Review shows higher quality of life after elective laparoscopic resection versus conservative treatment
WEDNESDAY, Feb. 3, 2016 (HealthDay News) — For patients with uncomplicated diverticulitis, quality of life (QOL) and other patient-reported outcomes (PROs) are improved following laparoscopic surgery versus conservative treatment, according to a review published in the February issue of Clinical Gastroenterology and Hepatology.
Caroline S. Andeweg, M.D., Ph.D., from St. Jansdal in Harderwijk, Netherlands, and colleagues conducted a systematic review and meta-analysis of QOL and PROs after conservative versus surgical treatment for uncomplicated diverticulitis. They defined eight PROs, which were graded according to clinical relevance. Data were included from 21 studies with 1,858 patients; all studies had a high risk of bias.
The researchers found that for gastrointestinal symptoms or general QOL, there were no head-to-head comparisons between elective surgical versus conservative treatment of recurrent diverticulitis. Patients had higher QOL scores after elective laparoscopic resection than conservative treatment based on Short-Form 36 scores (73.4 versus 58.1, respectively). In all cohorts and in one trial comparing treatments, the proportion of patients with gastrointestinal symptoms was lower after laparoscopic surgery than conservative treatment (9 versus 36 percent; odds ratio, 0.35). The proportion of patients with chronic abdominal pain was 11 and 38 percent after elective laparoscopy and conservative treatment, respectively.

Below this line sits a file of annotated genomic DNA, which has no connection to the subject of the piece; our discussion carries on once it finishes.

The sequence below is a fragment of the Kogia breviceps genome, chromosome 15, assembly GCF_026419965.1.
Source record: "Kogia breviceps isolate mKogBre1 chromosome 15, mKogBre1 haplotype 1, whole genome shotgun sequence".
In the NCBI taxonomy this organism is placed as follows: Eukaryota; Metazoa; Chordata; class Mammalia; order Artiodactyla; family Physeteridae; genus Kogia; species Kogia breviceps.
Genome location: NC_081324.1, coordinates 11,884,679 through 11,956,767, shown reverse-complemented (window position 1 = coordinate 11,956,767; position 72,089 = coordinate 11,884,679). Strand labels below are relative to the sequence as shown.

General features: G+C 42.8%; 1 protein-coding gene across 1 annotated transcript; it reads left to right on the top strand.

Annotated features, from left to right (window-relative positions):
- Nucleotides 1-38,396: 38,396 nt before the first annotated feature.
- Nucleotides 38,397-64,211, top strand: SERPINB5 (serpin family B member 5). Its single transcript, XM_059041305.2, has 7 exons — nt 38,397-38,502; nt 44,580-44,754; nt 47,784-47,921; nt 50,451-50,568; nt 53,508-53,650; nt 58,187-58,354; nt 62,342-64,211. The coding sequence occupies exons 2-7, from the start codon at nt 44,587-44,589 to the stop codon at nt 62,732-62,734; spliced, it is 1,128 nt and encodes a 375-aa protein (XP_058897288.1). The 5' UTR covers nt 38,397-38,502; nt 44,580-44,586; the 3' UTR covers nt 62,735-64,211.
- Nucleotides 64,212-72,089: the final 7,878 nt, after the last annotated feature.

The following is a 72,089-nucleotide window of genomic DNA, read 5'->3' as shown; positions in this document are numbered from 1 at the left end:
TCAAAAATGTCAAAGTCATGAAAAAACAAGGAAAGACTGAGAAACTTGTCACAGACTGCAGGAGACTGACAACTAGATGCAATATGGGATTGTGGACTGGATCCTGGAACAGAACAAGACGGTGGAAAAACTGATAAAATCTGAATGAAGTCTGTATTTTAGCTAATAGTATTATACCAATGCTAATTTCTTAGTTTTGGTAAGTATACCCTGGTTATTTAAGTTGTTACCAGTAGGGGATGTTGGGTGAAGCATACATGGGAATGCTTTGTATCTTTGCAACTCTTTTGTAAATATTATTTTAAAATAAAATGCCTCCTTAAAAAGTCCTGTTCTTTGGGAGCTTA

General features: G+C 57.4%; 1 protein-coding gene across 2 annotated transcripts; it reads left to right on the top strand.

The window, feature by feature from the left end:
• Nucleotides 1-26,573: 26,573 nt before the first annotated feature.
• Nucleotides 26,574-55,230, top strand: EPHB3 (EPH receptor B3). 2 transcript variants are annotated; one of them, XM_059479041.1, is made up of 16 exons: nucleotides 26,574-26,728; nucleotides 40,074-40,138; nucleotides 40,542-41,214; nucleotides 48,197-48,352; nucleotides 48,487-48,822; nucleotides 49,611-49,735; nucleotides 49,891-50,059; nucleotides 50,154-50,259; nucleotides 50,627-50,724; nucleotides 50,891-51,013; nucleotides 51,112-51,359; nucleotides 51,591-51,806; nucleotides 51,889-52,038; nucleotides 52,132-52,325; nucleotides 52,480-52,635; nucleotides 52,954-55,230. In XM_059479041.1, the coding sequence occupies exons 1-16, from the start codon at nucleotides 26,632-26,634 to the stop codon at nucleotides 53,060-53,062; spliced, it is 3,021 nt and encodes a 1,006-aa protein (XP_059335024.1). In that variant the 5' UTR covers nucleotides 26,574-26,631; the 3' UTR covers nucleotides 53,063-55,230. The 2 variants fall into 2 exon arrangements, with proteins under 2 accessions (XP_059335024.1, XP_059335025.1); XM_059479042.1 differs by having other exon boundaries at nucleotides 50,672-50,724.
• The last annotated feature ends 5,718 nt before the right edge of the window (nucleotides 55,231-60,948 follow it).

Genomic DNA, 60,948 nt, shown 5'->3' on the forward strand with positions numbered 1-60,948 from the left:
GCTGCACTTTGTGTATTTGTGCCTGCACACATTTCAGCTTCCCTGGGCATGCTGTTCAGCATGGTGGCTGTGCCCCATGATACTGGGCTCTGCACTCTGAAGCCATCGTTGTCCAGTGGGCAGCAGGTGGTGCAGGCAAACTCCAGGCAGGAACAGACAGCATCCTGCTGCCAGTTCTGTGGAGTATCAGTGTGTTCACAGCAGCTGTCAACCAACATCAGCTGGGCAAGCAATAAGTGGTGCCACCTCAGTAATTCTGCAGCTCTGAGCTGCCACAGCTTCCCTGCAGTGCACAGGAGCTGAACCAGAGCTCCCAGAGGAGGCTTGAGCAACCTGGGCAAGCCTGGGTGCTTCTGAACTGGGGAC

“On the basis of a systematic review and meta-analysis, patients have better QOL and fewer symptoms after laparoscopic surgery versus conservative treatment,” the authors write.
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